15-inch MBP: what processor to choose? (performance vs. cost vs. heat)

Discussion in 'MacBook Pro' started by Tamasi, Jan 26, 2011.

  1. Tamasi macrumors member

    Joined:
    Dec 18, 2010
    #1
    Ok guys, I decided I can't/won't wait any longer for the MBP refeshes :) I'm actually quite excited now that I got that figured out. Anyway, now I'm facing a new dilemma;

    I know I want to go with a 15 inch MBP.
    The doubt now is which processor to take, the 2.4, 2.53, or 2.66 Ghz.
    From the one hand I heard the difference between performance of these configurations isn't exactly huge (while the price difference pretty much is). Yet, from the other hand, since the processor is the main component you CAN'T upgrade later on, it's suggested to go with the best, in order to make the purchase more future proof..

    What would you guys suggest?
    Actually, money is not that much of an issue. But heat is (I would prefer a cooler running slightly less performing (and cheaper) MBP, over a fast, but hot and expensive one)

    I am currently considering going with the supposedly 'best' (the i7 with the 512 for the NVIDIA), but I am a bit concerned this configuration might not really be 'worth it', as the performance increase might be minimal, while cost and heat are higher. Especially with respect to heat issues, what would you guys suggest to do? Is the performance of the 512 NVIDIA significantly better than the performance of the NVIDIA's that come with the i5?
     
  2. pedrofan macrumors 6502

    Joined:
    Jun 9, 2008
    #2
    For most users the cpu speed doesn't matter so get the slower one (they doesn't differ so much in performance, but apple puts carz prices to the faster ones). I've lived with a 2ghz core 2 duo during five years, and it is super fast for everyday computing even today, and even for gaming (I'm an architect and I render with it in 3dstudio and vray without problems). The graphics memory doen's make a difference because I doubt that a 330m can move fluently 512mb of textures and the graphic chip, that is what gives you the performance is THE SAME in all 15" macbook pros. So 256mb is more than a mac need as they are not gaming computers. Upgrade it with 8 gigabytes that cost 100$ (not to apple that rips you with 400$), because it realy worth it for the bucks and get the high resolution display, because the 15" stock macbook pro's display is a little bit grainy.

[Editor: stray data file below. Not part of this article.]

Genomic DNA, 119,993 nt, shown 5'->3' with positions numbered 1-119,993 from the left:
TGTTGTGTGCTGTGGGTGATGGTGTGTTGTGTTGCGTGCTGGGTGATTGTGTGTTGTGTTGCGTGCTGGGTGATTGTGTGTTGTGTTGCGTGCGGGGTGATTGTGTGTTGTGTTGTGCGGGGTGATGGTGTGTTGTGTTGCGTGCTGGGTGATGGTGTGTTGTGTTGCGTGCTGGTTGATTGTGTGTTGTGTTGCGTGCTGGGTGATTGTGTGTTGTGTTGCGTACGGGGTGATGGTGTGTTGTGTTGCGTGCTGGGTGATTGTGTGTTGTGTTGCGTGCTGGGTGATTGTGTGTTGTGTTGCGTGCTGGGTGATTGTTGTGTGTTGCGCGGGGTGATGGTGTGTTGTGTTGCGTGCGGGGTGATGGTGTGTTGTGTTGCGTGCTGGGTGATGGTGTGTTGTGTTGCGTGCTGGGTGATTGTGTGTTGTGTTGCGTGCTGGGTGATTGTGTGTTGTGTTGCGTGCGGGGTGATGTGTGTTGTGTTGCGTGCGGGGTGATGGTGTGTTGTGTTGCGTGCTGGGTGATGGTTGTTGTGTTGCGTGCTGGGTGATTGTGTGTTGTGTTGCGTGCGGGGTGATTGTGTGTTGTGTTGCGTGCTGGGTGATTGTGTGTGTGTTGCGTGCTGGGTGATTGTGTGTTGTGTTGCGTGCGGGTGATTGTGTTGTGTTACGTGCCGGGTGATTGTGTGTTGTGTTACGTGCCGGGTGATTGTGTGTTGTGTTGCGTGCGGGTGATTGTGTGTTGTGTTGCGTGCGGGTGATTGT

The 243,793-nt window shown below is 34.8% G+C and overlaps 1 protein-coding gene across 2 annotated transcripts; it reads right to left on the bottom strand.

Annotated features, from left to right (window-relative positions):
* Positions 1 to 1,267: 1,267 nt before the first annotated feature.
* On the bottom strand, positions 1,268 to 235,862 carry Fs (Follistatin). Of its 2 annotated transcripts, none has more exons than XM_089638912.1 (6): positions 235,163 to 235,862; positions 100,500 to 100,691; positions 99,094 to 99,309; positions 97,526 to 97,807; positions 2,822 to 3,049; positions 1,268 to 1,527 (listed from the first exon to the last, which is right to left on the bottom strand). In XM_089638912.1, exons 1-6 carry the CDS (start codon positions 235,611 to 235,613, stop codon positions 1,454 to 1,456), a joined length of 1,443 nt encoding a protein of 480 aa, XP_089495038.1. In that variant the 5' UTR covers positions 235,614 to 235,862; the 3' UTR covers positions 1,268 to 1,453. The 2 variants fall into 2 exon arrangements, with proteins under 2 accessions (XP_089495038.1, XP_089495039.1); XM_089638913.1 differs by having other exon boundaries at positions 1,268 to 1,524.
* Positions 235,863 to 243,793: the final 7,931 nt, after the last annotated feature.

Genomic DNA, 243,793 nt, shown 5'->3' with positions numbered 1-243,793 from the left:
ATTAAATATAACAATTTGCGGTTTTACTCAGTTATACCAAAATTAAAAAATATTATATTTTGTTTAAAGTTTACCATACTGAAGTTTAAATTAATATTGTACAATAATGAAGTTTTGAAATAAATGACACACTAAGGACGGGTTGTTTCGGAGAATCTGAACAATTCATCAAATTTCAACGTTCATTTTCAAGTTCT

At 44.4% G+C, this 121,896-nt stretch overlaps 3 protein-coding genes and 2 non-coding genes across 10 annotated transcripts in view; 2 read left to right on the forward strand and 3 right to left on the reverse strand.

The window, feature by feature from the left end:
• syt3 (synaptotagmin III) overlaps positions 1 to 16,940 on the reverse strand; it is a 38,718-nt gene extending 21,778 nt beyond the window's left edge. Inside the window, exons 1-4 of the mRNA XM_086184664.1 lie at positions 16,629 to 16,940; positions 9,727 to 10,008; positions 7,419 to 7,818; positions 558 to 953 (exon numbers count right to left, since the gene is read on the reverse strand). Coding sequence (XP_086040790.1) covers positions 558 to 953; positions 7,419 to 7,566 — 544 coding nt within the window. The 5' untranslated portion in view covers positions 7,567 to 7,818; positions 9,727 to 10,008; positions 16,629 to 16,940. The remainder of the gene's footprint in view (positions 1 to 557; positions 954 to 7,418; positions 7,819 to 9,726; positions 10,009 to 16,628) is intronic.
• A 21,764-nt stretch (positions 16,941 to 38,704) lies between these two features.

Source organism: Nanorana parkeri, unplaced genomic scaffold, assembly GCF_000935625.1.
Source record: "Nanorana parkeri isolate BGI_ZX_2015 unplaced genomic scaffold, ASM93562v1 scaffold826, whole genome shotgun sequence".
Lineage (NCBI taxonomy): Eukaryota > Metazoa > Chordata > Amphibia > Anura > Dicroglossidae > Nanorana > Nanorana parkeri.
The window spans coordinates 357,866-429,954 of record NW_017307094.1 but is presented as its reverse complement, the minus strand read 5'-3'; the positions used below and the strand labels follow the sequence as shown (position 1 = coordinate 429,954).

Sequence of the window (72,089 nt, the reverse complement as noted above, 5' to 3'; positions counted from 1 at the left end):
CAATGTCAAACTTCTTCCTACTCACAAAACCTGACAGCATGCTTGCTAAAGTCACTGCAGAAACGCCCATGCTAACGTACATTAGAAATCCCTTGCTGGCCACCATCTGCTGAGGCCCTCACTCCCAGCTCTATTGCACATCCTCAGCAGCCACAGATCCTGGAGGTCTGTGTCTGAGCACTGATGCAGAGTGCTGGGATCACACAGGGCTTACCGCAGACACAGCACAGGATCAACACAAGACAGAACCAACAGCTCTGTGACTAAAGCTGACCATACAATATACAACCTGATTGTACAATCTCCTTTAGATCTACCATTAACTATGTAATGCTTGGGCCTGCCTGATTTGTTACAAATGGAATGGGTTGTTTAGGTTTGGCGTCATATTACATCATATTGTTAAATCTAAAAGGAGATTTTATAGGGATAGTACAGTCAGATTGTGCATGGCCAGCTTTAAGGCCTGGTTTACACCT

In my opinion the best macbook pro for the bucks is the 15" with 2,4ghz i5, high res display and 8 gb of ram.

    And if you want a real, noticeable, amazing improvement in performance, get an ssd drive.
     
  3. Tamasi thread starter macrumors member

    Joined:
    Dec 18, 2010
    #3
    Thank you very much for your elaborate reply!

    What about HD (1080p) movies? Would you notice a difference playing them on a i7 512 NVIDIA instead of on a i5 256 NVIDIA?
     
  4. alust2013 macrumors 601

    alust2013

    Joined:
    Feb 6, 2010
    Location:
    On the fence
    #4
    If you're not consistently maxing out the processor or video ram (something you won't likely do) there's no reason to get the upgrade. The "future proofing" argument is bull. Maybe if you were going from the base i5 to a top end quad i7, that would be sorta valid, but by the time that these processors are outdated, the computer will be long gone. Also, the difference between the 2.4 i5 and 2.8 i7 is only a 400MHz base frequency increase, which is not going to make it more "future proof"
     
  5. alust2013 macrumors 601

    alust2013

    Joined:
    Feb 6, 2010
    Location:
    On the fence
    #5
    not at all. My computer can play 1080p without issue, and it has a lot less powerful of a graphics card than the nvidia in the MBP. Plus video RAM has little to nothing to do with video playback.